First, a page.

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by | Mar 13, 2018

Home Away from Work

See if you recognize yourself in one of these two work-from-home types:

Sarah is highly productive, gets a dozen things checked off the to-do list, is focused and energized. She is organized, has a comfortable work space.
Jack means well to start the day, but ends up raiding the fridge every twenty minutes, tunes in to Ellen – maybe even a bit of Judge Judy on a bad day – and generally feels a bit meh.

What does Sarah have that Jack doesn’t? Maybe some natural extra self-motivation, sure. Or maybe she just doesn’t have cable. But we’re willing to bet that there’s also some home office TLC that would make a big difference in Jack’s life.

Design of the Times

For any company today, workplace design needs to factor in telecommuting, for at least some if not most of its workforce. Stats from all corners of the world show that working from home is better for productivity and the company’s bottom line, better for the environment, better for stress levels, and so on. Some quick figures:

  • The Royal Society for Public Health in the UK found that 55% of people felt more stressed as a result of their commute.
  • American Express reported savings of $10-15 million annually thanks to its telecommuting policies.
  • Dell’s telecommuting program – from several years ago already – reduced its greenhouse gas emissions by 6,700 metric tons, or the equivalent of not driving 16 million miles.

While people like Jack might simply be lazy, it’s more likely they also feel disconnected when they’re on their own – from the greater team, from the larger purpose of the company. Then there’s the issue of not having a proper workspace away from work, which we’ll get to in a moment.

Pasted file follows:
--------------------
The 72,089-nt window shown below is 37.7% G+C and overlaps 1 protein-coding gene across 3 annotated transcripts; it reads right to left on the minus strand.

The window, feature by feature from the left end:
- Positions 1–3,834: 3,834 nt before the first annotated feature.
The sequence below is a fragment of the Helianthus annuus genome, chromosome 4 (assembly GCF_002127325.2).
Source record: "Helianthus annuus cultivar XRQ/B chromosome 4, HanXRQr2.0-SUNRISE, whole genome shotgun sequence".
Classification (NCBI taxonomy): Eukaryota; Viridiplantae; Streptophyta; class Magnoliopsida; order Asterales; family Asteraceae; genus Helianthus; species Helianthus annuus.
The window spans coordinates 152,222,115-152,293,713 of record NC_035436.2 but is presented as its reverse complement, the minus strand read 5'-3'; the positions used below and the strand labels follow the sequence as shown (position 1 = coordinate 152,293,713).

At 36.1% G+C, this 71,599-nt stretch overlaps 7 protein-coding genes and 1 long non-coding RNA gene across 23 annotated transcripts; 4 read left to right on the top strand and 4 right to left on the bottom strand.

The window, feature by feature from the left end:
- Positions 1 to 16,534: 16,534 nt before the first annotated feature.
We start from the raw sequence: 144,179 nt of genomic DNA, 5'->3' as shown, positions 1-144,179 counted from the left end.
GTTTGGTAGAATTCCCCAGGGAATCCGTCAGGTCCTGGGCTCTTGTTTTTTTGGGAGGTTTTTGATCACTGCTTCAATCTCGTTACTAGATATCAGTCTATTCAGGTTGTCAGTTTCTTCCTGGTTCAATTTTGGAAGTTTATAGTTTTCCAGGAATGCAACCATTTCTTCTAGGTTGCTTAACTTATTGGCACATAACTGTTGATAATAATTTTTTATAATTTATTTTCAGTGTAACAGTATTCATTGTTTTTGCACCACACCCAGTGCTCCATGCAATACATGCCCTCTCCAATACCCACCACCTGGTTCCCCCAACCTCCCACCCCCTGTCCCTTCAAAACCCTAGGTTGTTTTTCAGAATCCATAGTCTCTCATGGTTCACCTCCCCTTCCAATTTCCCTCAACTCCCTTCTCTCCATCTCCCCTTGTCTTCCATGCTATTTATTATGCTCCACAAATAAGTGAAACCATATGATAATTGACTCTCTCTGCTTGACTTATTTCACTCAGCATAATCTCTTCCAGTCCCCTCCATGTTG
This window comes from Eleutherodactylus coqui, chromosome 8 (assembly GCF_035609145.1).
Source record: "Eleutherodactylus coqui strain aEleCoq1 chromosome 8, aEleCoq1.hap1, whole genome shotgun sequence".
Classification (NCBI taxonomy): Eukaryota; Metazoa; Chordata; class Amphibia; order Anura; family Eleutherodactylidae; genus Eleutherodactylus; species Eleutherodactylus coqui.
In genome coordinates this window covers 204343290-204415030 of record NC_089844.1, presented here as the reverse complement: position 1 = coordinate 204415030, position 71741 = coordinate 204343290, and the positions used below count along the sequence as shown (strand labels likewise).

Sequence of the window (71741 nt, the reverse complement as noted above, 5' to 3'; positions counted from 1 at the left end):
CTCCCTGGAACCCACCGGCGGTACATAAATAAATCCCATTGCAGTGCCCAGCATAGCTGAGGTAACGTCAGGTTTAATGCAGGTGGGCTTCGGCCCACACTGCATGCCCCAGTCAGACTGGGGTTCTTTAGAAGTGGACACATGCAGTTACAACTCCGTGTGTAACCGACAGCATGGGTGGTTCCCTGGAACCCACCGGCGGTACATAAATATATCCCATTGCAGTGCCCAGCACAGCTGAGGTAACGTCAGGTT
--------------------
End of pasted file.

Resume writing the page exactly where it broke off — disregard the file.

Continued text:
Luckily, there’s a trick or two to keeping people like Jack on track when they work from home. Creating engaged, inspired remote employees is all about putting work into cultivating the relationship:

  • Touch base daily: a video call, a few text messages, even (gasp) an old school phone call is an easy and effective way to ensure people stay engaged and connected to the greater team.
  • Go deep: While daily contact is fine, it’s important to understand the person on a more personal level. Remember, the small jokes and human, face-to-face moments in the office are mostly missing from the telecommuting experience, so scheduling monthly or quarterly discussions that mix work and life discussions is key.
  • There’s an app for that: Of course there is. Technology is key to any remote working solution. Apps like Slack and TimeCamp are great for re-creating that office connection feeling, and as a bonus they help employers understand just how much the employee is connected and working.
  • Get physical: Don’t leave Jack to fend for himself with regards to office furniture, making the kitchen table or the sofa do double-duty. People still need to feel that it’s time for work, and creating a separate space between work and home is key. Setting workers up with a sit-stand desk, or with some office furniture that helps to simulate the actual office feel will put people in a work frame of mind. (Oh – btw, there’s a company for that).

Have any work from home tips that help you or your team stay connected? Feel free to leave a comment below – we’d be happy to hear from you.